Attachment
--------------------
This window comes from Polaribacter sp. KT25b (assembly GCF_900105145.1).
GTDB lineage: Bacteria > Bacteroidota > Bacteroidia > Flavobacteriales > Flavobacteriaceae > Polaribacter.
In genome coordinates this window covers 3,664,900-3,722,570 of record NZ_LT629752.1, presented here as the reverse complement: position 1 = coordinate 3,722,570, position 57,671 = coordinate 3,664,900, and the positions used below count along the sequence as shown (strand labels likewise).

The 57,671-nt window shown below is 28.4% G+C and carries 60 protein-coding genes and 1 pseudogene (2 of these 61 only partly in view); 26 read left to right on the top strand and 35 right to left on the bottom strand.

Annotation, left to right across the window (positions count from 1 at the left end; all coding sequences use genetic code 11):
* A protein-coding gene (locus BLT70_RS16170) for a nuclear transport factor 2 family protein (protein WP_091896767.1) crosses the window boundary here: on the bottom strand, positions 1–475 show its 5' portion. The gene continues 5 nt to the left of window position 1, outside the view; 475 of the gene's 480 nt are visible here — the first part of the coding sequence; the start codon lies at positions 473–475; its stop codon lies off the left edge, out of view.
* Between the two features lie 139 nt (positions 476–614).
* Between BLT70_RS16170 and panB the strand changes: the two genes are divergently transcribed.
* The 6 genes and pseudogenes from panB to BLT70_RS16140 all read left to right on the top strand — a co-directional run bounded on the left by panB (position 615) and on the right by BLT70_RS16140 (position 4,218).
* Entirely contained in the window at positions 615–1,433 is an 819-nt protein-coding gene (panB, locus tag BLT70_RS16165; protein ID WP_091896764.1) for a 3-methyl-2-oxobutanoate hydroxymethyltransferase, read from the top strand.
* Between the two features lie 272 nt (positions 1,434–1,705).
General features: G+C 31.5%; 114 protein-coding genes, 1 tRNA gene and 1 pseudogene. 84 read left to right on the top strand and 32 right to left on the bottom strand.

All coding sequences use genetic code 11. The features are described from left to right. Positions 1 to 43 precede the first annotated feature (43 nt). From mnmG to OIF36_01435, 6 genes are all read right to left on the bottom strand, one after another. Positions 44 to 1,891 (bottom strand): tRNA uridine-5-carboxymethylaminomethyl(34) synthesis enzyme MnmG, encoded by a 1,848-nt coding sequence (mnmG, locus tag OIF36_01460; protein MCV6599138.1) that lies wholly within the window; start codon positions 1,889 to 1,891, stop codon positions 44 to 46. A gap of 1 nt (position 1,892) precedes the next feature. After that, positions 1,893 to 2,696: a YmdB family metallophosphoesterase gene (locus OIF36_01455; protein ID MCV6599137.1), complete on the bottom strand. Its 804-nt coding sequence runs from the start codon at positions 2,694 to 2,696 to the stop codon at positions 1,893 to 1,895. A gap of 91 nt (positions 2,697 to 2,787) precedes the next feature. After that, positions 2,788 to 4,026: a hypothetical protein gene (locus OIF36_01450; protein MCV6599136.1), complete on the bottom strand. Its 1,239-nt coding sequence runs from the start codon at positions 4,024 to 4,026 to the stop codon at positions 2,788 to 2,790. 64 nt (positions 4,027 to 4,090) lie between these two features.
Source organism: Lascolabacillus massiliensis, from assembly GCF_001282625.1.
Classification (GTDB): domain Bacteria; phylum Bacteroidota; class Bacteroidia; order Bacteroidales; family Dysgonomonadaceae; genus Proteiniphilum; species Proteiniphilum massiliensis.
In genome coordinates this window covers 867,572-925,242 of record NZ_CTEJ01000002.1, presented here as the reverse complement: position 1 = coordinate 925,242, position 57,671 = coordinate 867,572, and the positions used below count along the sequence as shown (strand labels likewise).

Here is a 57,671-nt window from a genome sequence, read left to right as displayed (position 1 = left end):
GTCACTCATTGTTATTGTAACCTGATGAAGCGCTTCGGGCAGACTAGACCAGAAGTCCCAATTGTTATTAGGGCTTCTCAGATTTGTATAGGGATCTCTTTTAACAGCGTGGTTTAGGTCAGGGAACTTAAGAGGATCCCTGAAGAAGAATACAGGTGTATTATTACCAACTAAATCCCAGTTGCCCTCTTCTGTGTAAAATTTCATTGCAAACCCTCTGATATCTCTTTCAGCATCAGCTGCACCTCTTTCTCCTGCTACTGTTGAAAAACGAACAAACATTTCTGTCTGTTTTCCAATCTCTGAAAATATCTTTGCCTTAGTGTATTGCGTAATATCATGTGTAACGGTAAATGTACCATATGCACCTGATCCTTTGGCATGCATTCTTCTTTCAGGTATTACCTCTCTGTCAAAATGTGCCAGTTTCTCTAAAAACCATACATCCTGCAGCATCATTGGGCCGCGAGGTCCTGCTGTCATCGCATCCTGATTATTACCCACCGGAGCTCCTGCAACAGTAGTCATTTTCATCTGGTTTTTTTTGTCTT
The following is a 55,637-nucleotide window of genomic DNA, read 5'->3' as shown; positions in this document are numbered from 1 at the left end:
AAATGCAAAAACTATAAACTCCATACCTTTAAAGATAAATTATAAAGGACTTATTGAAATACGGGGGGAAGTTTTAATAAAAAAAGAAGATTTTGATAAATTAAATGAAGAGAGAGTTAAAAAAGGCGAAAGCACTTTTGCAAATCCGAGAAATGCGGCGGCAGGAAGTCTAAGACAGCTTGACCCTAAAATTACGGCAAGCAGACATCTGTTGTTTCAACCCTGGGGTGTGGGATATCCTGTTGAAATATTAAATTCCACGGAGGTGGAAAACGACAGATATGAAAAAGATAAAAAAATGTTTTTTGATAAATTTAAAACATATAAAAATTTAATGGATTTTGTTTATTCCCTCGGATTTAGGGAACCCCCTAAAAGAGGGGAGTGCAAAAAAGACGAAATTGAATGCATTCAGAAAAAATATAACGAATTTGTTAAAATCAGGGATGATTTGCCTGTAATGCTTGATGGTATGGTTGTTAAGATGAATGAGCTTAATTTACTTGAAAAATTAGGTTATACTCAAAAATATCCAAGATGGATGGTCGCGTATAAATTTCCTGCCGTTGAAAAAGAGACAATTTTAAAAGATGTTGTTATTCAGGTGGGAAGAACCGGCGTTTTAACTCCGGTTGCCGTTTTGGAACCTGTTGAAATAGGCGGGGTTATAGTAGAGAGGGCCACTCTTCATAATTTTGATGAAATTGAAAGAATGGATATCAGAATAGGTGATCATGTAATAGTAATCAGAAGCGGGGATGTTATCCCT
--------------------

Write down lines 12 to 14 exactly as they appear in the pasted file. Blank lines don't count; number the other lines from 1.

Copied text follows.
General features: G+C 31.5%; 114 protein-coding genes, 1 tRNA gene and 1 pseudogene. 84 read left to right on the top strand and 32 right to left on the bottom strand.

All coding sequences use genetic code 11. The features are described from left to right. Positions 1 to 43 precede the first annotated feature (43 nt). From mnmG to OIF36_01435, 6 genes are all read right to left on the bottom strand, one after another. Positions 44 to 1,891 (bottom strand): tRNA uridine-5-carboxymethylaminomethyl(34) synthesis enzyme MnmG, encoded by a 1,848-nt coding sequence (mnmG, locus tag OIF36_01460; protein MCV6599138.1) that lies wholly within the window; start codon positions 1,889 to 1,891, stop codon positions 44 to 46. A gap of 1 nt (position 1,892) precedes the next feature. After that, positions 1,893 to 2,696: a YmdB family metallophosphoesterase gene (locus OIF36_01455; protein ID MCV6599137.1), complete on the bottom strand. Its 804-nt coding sequence runs from the start codon at positions 2,694 to 2,696 to the stop codon at positions 1,893 to 1,895. A gap of 91 nt (positions 2,697 to 2,787) precedes the next feature. After that, positions 2,788 to 4,026: a hypothetical protein gene (locus OIF36_01450; protein MCV6599136.1), complete on the bottom strand. Its 1,239-nt coding sequence runs from the start codon at positions 4,024 to 4,026 to the stop codon at positions 2,788 to 2,790. 64 nt (positions 4,027 to 4,090) lie between these two features.
Source organism: Lascolabacillus massiliensis, from assembly GCF_001282625.1.